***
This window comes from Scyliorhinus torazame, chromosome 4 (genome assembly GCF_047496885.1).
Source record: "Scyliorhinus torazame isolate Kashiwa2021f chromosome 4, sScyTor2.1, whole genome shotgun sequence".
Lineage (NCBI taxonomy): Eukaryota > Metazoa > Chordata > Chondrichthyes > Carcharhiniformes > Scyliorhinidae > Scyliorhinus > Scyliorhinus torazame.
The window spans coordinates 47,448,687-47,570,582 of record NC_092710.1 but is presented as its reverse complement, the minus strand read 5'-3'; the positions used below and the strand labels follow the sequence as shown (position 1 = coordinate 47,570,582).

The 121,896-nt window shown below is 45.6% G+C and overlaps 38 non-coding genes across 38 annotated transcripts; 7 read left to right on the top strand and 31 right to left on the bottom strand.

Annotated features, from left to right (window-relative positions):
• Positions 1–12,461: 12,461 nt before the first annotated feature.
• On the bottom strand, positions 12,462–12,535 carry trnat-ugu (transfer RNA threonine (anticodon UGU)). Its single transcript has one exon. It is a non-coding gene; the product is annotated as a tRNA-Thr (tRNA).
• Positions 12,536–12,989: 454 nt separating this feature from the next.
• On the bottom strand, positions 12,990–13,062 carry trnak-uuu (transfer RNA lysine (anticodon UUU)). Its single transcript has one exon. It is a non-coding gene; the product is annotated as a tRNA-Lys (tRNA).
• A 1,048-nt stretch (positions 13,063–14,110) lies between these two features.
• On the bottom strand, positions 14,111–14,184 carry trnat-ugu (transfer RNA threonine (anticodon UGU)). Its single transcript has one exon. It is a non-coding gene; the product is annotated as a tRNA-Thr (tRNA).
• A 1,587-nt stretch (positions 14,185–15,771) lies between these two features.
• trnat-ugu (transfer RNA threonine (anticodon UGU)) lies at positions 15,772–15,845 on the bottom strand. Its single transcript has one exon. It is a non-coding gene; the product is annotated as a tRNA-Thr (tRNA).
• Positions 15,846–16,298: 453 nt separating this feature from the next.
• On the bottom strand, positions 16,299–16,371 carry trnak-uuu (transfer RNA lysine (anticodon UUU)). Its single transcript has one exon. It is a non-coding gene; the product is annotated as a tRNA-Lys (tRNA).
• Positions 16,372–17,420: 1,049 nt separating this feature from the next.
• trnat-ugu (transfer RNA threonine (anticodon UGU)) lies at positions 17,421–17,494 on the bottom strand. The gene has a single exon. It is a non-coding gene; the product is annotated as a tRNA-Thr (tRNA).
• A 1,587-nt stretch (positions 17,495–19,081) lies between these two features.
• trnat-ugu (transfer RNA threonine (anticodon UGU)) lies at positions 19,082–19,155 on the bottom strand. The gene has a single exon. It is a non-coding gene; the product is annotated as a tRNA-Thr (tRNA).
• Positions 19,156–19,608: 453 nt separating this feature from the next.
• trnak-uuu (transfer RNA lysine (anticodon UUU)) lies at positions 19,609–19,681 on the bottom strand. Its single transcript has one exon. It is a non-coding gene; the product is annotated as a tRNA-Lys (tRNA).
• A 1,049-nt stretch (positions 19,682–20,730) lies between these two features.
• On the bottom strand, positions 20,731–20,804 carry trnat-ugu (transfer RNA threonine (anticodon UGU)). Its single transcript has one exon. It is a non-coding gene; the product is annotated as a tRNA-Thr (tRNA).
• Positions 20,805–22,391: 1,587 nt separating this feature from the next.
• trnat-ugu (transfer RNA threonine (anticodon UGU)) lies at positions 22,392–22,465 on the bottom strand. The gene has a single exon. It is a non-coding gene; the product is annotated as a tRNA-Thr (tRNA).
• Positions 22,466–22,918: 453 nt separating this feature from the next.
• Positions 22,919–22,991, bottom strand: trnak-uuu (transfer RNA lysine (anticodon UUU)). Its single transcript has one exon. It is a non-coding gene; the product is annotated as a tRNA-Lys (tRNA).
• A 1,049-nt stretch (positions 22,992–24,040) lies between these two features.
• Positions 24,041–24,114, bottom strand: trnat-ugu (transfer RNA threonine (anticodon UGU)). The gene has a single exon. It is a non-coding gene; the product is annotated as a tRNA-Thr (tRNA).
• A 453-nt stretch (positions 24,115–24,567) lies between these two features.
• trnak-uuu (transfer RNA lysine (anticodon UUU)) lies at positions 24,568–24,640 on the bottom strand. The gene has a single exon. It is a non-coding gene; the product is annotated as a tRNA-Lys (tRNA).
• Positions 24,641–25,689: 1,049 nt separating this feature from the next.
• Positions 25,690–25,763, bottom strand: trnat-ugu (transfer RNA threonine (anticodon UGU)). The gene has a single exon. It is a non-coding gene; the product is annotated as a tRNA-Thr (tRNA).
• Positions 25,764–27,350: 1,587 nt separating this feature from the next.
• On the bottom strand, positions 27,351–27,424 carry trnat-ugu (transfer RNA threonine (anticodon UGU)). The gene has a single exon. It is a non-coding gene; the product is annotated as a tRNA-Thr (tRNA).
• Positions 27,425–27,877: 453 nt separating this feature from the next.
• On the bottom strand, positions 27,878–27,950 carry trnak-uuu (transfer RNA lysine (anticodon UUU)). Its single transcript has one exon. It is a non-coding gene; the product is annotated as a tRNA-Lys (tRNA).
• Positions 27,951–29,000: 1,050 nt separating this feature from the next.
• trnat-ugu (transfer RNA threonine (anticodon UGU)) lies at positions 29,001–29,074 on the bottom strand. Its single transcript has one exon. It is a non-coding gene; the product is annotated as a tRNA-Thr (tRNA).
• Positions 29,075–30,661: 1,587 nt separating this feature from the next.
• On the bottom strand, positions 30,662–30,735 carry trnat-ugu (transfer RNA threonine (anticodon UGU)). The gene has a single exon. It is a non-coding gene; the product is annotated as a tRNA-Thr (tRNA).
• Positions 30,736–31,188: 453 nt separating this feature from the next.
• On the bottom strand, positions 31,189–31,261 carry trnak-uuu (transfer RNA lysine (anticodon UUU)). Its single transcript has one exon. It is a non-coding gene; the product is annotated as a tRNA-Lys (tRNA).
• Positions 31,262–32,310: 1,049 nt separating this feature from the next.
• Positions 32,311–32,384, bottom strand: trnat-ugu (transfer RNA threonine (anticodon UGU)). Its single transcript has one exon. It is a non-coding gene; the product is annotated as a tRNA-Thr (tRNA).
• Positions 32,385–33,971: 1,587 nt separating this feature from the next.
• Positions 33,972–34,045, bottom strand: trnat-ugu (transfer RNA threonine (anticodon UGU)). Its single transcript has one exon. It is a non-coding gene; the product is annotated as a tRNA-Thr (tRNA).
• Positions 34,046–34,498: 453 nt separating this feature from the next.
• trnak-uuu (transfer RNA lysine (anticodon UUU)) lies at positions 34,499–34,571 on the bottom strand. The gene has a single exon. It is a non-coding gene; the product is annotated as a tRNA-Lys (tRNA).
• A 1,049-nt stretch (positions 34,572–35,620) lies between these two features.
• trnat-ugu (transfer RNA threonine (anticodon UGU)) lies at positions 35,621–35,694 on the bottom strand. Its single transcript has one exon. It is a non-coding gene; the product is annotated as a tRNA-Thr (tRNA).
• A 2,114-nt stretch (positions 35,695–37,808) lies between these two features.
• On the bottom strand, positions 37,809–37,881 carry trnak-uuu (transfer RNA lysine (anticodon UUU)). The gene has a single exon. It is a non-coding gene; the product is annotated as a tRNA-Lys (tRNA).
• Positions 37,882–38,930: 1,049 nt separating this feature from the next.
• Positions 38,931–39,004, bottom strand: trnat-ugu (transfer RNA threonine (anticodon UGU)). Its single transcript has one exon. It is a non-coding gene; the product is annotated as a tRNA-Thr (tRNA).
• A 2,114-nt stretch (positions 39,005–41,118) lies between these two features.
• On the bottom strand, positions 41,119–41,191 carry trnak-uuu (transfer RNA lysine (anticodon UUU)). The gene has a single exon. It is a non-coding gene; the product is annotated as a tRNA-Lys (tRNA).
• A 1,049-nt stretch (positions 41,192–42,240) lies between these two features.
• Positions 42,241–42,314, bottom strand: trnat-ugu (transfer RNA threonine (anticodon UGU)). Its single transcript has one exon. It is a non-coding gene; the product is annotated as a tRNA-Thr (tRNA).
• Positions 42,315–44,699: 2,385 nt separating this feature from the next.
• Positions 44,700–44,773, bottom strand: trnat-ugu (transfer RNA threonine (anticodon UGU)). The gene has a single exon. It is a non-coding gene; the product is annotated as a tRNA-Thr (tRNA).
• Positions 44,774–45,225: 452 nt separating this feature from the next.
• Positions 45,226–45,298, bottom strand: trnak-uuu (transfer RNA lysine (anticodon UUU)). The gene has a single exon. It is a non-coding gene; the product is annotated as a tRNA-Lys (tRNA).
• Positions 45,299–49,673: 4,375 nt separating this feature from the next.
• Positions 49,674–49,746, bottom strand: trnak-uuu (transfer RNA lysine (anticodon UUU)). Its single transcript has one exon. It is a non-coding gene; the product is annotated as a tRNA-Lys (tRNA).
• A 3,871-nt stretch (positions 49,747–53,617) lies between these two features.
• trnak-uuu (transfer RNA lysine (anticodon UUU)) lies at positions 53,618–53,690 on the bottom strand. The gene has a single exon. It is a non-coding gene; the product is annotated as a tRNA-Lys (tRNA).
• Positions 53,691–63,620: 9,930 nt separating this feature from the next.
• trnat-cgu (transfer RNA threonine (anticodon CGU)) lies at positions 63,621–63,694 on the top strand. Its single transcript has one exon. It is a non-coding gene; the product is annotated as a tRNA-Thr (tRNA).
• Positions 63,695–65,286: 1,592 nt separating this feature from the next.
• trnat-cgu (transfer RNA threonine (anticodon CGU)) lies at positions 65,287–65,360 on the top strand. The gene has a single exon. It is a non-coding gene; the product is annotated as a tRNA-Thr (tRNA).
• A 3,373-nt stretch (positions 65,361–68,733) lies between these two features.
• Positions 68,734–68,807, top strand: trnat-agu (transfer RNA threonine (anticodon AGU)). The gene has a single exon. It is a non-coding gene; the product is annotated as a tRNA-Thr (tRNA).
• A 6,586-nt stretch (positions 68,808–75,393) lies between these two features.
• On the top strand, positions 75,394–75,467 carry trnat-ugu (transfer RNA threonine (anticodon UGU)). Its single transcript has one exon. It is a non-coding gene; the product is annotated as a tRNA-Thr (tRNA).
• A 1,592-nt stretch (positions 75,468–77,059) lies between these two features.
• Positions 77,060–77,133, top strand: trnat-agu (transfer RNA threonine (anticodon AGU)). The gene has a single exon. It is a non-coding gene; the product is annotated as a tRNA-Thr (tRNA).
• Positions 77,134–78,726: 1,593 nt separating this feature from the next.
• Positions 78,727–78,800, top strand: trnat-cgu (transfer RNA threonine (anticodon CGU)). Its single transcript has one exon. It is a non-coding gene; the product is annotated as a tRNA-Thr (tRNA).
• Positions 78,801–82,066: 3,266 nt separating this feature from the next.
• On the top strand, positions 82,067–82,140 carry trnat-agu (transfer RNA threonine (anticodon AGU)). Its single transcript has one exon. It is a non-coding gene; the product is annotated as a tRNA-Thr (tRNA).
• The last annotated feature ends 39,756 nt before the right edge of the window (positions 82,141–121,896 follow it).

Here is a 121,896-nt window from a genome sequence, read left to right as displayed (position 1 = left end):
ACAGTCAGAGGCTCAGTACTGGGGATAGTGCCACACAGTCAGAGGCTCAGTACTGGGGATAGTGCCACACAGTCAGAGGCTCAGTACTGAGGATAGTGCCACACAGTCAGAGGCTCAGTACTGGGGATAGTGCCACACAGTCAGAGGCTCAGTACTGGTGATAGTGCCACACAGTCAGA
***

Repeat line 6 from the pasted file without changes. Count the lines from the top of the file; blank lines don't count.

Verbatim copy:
Annotated features, from left to right (window-relative positions):